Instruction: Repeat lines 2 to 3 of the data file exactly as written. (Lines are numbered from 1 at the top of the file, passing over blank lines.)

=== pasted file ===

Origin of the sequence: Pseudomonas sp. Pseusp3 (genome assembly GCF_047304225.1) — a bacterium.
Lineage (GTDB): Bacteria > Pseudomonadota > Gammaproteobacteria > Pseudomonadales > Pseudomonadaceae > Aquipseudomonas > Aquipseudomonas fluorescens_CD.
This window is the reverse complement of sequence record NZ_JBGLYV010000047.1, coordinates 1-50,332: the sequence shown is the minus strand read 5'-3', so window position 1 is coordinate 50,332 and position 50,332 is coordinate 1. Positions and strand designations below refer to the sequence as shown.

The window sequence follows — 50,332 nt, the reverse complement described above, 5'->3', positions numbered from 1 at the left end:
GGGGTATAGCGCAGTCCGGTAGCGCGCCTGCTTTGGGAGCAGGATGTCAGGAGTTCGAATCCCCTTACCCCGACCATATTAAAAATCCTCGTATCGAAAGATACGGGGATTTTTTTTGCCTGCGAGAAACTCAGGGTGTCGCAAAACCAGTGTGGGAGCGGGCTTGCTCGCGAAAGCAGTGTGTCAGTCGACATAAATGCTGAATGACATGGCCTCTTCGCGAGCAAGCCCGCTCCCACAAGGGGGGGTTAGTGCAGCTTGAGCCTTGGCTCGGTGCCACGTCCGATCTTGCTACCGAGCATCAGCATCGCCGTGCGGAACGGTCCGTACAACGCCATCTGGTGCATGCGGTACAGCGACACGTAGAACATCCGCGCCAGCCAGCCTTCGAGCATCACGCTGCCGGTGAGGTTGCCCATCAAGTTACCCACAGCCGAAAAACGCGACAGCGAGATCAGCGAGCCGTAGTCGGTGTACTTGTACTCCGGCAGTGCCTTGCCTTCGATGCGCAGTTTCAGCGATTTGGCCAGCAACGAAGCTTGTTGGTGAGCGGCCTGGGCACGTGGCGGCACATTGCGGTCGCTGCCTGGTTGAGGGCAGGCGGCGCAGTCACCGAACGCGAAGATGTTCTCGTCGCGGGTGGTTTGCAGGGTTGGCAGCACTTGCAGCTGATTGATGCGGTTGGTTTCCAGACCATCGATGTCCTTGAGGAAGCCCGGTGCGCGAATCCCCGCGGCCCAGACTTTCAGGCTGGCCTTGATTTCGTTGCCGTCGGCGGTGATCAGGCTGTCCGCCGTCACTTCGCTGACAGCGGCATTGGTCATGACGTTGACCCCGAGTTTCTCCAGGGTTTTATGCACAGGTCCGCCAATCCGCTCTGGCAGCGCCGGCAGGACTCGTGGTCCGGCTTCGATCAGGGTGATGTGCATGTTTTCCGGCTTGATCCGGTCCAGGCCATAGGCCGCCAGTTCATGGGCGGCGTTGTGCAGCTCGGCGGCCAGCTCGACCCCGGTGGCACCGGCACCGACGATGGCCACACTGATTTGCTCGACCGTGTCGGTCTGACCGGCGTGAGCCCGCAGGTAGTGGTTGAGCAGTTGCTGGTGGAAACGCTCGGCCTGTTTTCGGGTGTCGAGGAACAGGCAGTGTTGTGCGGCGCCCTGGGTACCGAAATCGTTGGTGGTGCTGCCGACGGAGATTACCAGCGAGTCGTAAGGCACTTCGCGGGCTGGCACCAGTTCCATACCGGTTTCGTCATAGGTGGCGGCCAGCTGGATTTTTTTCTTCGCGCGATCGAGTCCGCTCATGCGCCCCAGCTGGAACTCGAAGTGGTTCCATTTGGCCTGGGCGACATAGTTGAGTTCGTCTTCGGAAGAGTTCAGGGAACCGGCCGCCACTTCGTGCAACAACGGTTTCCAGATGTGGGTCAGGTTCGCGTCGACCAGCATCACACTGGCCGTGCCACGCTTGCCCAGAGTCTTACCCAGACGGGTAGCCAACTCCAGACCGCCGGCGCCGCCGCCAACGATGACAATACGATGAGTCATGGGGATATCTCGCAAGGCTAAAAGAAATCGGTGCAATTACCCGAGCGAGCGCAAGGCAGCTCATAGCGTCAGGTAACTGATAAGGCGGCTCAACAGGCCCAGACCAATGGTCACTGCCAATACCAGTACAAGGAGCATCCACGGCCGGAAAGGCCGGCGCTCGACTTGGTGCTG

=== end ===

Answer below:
Lineage (GTDB): Bacteria > Pseudomonadota > Gammaproteobacteria > Pseudomonadales > Pseudomonadaceae > Aquipseudomonas > Aquipseudomonas fluorescens_CD.
This window is the reverse complement of sequence record NZ_JBGLYV010000047.1, coordinates 1-50,332: the sequence shown is the minus strand read 5'-3', so window position 1 is coordinate 50,332 and position 50,332 is coordinate 1. Positions and strand designations below refer to the sequence as shown.